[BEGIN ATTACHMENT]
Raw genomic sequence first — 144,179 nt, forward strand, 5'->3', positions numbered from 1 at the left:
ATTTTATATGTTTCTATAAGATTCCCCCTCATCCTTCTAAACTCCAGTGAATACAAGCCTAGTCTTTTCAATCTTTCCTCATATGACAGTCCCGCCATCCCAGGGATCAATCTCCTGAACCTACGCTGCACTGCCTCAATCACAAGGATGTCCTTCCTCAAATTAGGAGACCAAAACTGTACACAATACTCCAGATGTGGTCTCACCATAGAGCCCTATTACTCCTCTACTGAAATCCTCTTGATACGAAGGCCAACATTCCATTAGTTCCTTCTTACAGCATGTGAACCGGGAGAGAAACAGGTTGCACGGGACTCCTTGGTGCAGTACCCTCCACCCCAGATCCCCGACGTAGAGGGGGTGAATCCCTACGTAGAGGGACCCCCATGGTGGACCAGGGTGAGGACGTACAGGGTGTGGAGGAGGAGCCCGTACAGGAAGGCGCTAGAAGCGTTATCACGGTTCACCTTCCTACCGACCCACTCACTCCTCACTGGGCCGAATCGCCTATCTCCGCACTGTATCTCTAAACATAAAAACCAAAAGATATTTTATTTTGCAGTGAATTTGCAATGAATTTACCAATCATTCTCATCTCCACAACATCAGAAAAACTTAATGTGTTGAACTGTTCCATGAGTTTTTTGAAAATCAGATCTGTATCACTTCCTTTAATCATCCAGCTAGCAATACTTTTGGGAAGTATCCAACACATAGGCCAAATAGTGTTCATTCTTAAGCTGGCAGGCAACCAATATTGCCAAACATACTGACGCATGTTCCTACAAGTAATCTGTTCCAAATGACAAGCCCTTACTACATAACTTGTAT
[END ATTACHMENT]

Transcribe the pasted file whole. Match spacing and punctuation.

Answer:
Raw genomic sequence first — 144,179 nt, forward strand, 5'->3', positions numbered from 1 at the left:
ATTTTATATGTTTCTATAAGATTCCCCCTCATCCTTCTAAACTCCAGTGAATACAAGCCTAGTCTTTTCAATCTTTCCTCATATGACAGTCCCGCCATCCCAGGGATCAATCTCCTGAACCTACGCTGCACTGCCTCAATCACAAGGATGTCCTTCCTCAAATTAGGAGACCAAAACTGTACACAATACTCCAGATGTGGTCTCACCATAGAGCCCTATTACTCCTCTACTGAAATCCTCTTGATACGAAGGCCAACATTCCATTAGTTCCTTCTTACAGCATGTGAACCGGGAGAGAAACAGGTTGCACGGGACTCCTTGGTGCAGTACCCTCCACCCCAGATCCCCGACGTAGAGGGGGTGAATCCCTACGTAGAGGGACCCCCATGGTGGACCAGGGTGAGGACGTACAGGGTGTGGAGGAGGAGCCCGTACAGGAAGGCGCTAGAAGCGTTATCACGGTTCACCTTCCTACCGACCCACTCACTCCTCACTGGGCCGAATCGCCTATCTCCGCACTGTATCTCTAAACATAAAAACCAAAAGATATTTTATTTTGCAGTGAATTTGCAATGAATTTACCAATCATTCTCATCTCCACAACATCAGAAAAACTTAATGTGTTGAACTGTTCCATGAGTTTTTTGAAAATCAGATCTGTATCACTTCCTTTAATCATCCAGCTAGCAATACTTTTGGGAAGTATCCAACACATAGGCCAAATAGTGTTCATTCTTAAGCTGGCAGGCAACCAATATTGCCAAACATACTGACGCATGTTCCTACAAGTAATCTGTTCCAAATGACAAGCCCTTACTACATAACTTGTAT